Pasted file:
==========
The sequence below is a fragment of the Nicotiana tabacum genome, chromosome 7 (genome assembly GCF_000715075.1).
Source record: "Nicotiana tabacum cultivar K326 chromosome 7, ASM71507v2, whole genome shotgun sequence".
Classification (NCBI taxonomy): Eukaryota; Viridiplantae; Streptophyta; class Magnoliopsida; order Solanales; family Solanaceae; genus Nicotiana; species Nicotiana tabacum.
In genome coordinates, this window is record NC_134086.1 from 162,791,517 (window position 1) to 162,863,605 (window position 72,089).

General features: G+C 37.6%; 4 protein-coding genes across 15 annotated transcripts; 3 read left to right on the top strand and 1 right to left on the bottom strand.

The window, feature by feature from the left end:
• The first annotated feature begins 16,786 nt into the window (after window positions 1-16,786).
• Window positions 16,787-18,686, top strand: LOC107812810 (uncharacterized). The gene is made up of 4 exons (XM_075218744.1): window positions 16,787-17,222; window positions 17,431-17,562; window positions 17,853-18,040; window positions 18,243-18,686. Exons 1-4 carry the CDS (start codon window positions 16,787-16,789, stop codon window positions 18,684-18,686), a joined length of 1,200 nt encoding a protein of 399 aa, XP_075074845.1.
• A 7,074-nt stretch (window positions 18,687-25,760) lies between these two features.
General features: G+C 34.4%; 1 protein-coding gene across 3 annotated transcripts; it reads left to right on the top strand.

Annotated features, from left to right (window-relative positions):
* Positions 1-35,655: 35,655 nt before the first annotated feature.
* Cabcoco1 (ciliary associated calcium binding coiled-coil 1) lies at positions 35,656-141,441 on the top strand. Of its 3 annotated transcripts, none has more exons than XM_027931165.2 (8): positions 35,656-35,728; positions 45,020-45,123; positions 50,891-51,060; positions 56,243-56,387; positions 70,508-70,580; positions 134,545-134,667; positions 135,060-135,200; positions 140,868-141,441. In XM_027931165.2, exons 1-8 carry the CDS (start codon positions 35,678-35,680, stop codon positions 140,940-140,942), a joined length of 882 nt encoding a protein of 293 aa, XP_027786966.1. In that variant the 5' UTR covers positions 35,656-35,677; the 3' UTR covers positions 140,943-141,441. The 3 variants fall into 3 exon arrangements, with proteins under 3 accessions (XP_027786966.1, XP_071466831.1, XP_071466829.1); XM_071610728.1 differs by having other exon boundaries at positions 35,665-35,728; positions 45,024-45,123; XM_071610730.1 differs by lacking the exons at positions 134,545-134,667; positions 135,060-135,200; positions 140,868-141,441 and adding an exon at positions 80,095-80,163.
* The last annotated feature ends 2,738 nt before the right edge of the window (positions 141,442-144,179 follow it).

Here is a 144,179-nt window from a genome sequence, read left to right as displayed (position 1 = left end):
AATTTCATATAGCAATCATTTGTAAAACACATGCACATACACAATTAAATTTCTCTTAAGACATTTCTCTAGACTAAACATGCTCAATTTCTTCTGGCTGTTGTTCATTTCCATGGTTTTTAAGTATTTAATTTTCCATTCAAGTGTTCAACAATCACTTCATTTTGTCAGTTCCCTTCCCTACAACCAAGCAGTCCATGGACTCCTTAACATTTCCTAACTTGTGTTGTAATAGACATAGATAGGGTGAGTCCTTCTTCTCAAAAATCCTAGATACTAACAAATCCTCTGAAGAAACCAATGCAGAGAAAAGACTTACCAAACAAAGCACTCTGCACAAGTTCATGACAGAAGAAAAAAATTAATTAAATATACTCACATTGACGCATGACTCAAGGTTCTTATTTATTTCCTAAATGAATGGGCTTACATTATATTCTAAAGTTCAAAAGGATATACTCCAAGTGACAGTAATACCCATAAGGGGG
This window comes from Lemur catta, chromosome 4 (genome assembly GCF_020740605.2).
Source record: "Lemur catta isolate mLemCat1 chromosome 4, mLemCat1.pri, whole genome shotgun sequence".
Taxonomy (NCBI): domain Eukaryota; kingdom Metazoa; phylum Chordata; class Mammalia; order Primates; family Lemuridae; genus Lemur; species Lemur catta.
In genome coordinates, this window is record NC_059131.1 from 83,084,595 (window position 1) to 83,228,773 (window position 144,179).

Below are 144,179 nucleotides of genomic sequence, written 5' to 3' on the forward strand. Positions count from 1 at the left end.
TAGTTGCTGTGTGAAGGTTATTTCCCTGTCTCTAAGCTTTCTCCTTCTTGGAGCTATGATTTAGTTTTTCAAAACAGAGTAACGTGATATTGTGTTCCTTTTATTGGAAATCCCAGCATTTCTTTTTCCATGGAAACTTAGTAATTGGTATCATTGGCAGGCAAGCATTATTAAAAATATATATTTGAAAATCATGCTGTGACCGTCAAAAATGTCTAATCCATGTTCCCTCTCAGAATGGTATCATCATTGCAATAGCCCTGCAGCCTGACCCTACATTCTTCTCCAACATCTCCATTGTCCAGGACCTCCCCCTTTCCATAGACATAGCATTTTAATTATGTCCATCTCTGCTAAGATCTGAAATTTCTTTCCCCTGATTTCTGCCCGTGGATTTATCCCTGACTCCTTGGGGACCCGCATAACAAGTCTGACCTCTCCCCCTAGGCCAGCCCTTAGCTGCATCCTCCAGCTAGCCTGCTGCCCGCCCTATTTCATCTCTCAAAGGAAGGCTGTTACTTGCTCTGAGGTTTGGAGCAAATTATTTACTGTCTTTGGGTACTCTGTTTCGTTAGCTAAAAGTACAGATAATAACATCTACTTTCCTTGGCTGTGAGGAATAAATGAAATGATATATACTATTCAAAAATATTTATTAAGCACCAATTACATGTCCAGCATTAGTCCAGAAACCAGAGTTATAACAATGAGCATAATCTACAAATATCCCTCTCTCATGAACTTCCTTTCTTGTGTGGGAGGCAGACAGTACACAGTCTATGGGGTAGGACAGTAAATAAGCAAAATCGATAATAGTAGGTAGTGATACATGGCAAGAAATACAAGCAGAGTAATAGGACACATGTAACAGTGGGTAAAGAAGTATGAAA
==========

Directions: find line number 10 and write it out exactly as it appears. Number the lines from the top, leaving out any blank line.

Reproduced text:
General features: G+C 34.4%; 1 protein-coding gene across 3 annotated transcripts; it reads left to right on the top strand.